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Clin Infect Dis ; 2022 Feb 26.
Article in English | MEDLINE | ID: covidwho-1713627


BACKGROUND: Open-label platform trials and a prospective meta-analysis suggest efficacy of anti-IL-6R therapies in hospitalized patients with COVID-19 receiving corticosteroids. This study evaluated the efficacy and safety of sarilumab, an anti-IL-6R monoclonal antibody, in the treatment of hospitalized patients with COVID-19. METHODS: In this adaptive, phase 2/3, randomized, double-blind, placebo-controlled trial, adults hospitalized with COVID-19 ( NCT04315298) received intravenous sarilumab or placebo. The phase 3 primary analysis population included patients with critical COVID-19 receiving mechanical ventilation randomized to sarilumab 400 mg or placebo. The primary outcome was proportion of patients with ≥1-point improvement in clinical status from baseline to day 22. RESULTS: There were 457 and 1365 patients randomized and treated in phases 2 and 3, respectively. In phase 3, patients with critical COVID-19 receiving mechanical ventilation (n = 298; 28.2% on corticosteroids), the proportion with ≥1-point improvement in clinical status (alive, not receiving mechanical ventilation) at day 22 was 43.2% in sarilumab and 35.5% in placebo (risk difference +7.5%; 95% CI, -7.4 to 21.3; P = .3261), a relative risk improvement of 21.7%. In post-hoc analyses pooling phase 2 and 3 critical patients receiving mechanical ventilation, the hazard ratio for death in sarilumab versus placebo was 0.76 (95% CI, .51-1.13) overall and 0.49 (95% CI, .25-.94) in patients receiving corticosteroids at baseline. CONCLUSIONS: This study did not establish the efficacy of sarilumab in hospitalized patients with severe/critical COVID-19. Post-hoc analyses were consistent with other studies that found a benefit of sarilumab in patients receiving corticosteroids.

J Infect Dis ; 224(11): 1830-1838, 2021 12 01.
Article in English | MEDLINE | ID: covidwho-1545972


BACKGROUND: Elucidating the relationship between severe acute respiratory syndrome coronavirus 2 (SARS-CoV-2) viral load and clinical outcomes is critical for understanding coronavirus disease 2019 (COVID-19). METHODS: The SARS-CoV-2 levels were analyzed by quantitative real-time polymerase chain reaction (RT-qPCR) of nasopharyngeal or oropharyngeal swab specimens collected at baseline, and clinical outcomes were recorded over 60 days from 1362 COVID-19 hospitalized patients enrolled in a multicenter, randomized, placebo-controlled phase 2/3 trial of sarilumab for COVID-19 ( NCT04315298). RESULTS: In post hoc analyses, higher baseline viral load, measured by both RT-qPCR cycle threshold and log10 copies/mL, was associated with greater supplemental oxygenation requirements and disease severity at study entry. Higher baseline viral load was associated with higher mortality, lower likelihood of improvement in clinical status and supplemental oxygenation requirements, and lower rates of hospital discharge. Viral load was not impacted by sarilumab treatment over time versus placebo. CONCLUSIONS: These data support viral load as an important determinant of clinical outcomes in hospitalized patients with COVID-19 requiring supplemental oxygen or assisted ventilation.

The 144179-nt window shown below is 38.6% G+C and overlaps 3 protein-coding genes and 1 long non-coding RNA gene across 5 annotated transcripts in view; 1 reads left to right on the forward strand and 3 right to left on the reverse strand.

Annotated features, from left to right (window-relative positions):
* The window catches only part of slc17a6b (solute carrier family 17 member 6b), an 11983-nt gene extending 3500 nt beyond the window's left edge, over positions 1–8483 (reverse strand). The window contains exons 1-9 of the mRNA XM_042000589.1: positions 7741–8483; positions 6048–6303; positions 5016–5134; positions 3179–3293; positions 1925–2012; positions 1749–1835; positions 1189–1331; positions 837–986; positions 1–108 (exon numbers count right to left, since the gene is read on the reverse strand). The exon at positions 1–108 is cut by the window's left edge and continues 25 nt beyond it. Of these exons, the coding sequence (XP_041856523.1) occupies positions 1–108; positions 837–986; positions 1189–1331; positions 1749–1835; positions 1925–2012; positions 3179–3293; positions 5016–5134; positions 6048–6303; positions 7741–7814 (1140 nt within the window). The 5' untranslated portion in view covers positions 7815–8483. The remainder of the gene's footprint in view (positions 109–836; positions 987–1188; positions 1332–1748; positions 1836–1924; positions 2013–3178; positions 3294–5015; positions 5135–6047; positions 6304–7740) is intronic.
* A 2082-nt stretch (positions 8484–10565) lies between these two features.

COVID-19 , Viral Load , COVID-19/diagnosis , COVID-19/mortality , Humans , Nasopharynx/virology , Oropharynx/virology , Respiration, Artificial , SARS-CoV-2
JAMA ; 326(6): 499-518, 2021 08 10.
Article in English | MEDLINE | ID: covidwho-1413703